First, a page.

The Ministry of Trade, Industry and Cooperatives could have solved the flooding problem in 2018, Lakony says, when it signed a memorandum of understanding with TradeMark East Africa, a Nairobi-based nonprofit focused on trade, to implement a flood mitigation plan worth 1.8 billion shillings (about $490,000). The plan called for constructing a drainage system to contain the floods and creating channels 2 kilometers (1.2 miles) from Elegu to divert the water.

The area, by that point, had grown from a scattering of grass-thatched homes to a substantial community with a tarmacked road, the groan of breaking trucks and the constant buzz of moving commerce.

The growth started in 2008, soon after the end of Uganda’s two-decade civil war, which displaced nearly 2 million residents and, according to some estimates, killed more than 100,000 people. Three years later, South Sudan gained independence from Sudan and officially became a country. And the village of Elegu became a town.

Elegu’s population has grown about 30 times since 2012, when it had 4,000 residents, Lakony says. But nothing has come of the flood plan.

Government officials disagree. Amelia Kyambadde, the minister for Trade, Industry and Cooperatives, says an initial evaluation showed the area was too swampy to implement the mitigation plan. Government engineers are aware of the situation, she says, and are working with TradeMark East Africa on an alternative solution. She declined to discuss the timeframe.

TradeMark East Africa didn’t respond to requests for comment.

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Nakisanze Segawa, GPJ Uganda

Elegu’s main road lacks a drainage system that would help ward against devastating floods.

Wilfred Baguma, a local councilman, says water overflow has been an issue since the 1970s. But increased rain and farming near the snaking Unyama riverbank have worsened the problem.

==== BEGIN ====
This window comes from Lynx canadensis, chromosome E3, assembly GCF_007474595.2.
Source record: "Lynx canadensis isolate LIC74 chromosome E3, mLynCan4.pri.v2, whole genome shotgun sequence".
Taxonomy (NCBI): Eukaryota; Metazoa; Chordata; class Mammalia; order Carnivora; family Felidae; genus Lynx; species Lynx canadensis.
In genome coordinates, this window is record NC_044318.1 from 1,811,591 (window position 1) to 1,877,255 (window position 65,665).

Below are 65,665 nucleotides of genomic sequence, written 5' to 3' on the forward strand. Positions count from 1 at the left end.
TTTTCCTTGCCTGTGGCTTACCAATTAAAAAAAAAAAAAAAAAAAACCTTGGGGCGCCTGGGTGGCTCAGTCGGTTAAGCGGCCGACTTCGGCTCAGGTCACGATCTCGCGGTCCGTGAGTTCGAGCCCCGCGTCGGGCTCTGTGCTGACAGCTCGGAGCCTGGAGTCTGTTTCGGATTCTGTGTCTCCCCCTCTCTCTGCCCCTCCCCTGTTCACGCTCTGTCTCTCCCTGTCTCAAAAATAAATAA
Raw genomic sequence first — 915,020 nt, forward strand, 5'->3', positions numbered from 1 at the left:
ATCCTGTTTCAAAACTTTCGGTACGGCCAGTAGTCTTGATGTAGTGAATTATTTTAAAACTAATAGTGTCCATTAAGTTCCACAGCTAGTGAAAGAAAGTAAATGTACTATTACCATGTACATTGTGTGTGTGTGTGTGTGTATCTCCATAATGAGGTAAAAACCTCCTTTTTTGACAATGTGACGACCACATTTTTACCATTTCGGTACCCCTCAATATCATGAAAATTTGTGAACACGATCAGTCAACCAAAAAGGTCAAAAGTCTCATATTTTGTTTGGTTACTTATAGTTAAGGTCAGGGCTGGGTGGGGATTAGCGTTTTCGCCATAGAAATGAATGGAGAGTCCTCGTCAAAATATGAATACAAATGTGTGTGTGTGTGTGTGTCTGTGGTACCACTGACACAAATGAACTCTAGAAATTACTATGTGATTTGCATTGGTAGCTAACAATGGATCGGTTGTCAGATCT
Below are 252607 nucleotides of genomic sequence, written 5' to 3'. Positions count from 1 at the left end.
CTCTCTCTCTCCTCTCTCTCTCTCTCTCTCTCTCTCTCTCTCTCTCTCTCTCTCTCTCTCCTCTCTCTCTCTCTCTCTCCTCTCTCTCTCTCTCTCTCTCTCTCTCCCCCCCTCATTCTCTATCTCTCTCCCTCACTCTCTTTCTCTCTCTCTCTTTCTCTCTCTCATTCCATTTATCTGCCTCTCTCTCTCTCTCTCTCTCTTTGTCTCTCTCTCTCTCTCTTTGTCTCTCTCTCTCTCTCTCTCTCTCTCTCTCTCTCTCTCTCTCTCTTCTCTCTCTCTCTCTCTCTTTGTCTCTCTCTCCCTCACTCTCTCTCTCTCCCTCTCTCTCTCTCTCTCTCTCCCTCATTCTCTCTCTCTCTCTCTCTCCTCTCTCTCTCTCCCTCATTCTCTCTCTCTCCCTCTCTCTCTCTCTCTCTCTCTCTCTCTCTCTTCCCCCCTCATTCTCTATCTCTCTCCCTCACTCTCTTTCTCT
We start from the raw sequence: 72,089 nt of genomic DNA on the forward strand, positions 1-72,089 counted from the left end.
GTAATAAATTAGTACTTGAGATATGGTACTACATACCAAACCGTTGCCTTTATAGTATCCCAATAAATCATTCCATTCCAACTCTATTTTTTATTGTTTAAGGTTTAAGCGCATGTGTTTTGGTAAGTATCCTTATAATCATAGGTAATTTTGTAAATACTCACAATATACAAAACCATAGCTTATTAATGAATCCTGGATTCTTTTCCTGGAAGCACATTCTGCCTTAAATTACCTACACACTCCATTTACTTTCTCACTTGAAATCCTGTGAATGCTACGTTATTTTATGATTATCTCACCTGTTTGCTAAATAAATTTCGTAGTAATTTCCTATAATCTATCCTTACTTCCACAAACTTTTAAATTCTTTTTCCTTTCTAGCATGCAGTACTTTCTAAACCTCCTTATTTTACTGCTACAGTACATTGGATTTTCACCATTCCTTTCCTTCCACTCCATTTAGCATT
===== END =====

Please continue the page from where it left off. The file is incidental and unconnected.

Low-lying areas like Elegu tend to flood because residents have chopped down the trees near and along the river that could have contained overflow, says Joshua Zaake, executive director of Environmental Alert, a nongovernmental organization based in Kampala.

Many who have benefitted from growth are now the ones suffering. Sarah Nakizza, a household goods trader at Elegu market, has lost products to the floods. When the water flows through the market at night, she says, most of her stored goods get swept away.

Ugandans in the region initially made money exporting food, water, soap, eggs and construction materials to the newly independent South Sudan. But Elegu quickly grew into a way station for people who desired goods from either side — cooking oil, sugar and tinned milk are cheaper in South Sudan, for example — and for traders in need of accommodation.

Trucks lining the main road have Kenyan, Tanzanian and Ugandan license plates. Vendors sell sliced pineapples along a street crammed with lodges and a boisterous market.

Some now fear the repercussions of that development. Residents like Gimono demand a clearer strategy to deal with the lack of drainage channels and other mitigation techniques. If for nothing else, she says, than for her son.

Otherwise, “next time it will be another woman’s child killed by floods.”

Editor’s Note: TradeMark East Africa responded after publication to deny signing a memorandum of understanding with the Ministry of Trade, Industry and Cooperatives. The ministry didn’t respond to requests for comment. 

Nakisanze Segawa is a Global Press Journal reporter based in Kampala, Uganda. She specializes in reporting on issues of health and human rights.


Translation Note

Nakisanze Segawa, GPJ, translated some interviews from Luganda. Ocungi Julius translated some interviews from Acholi.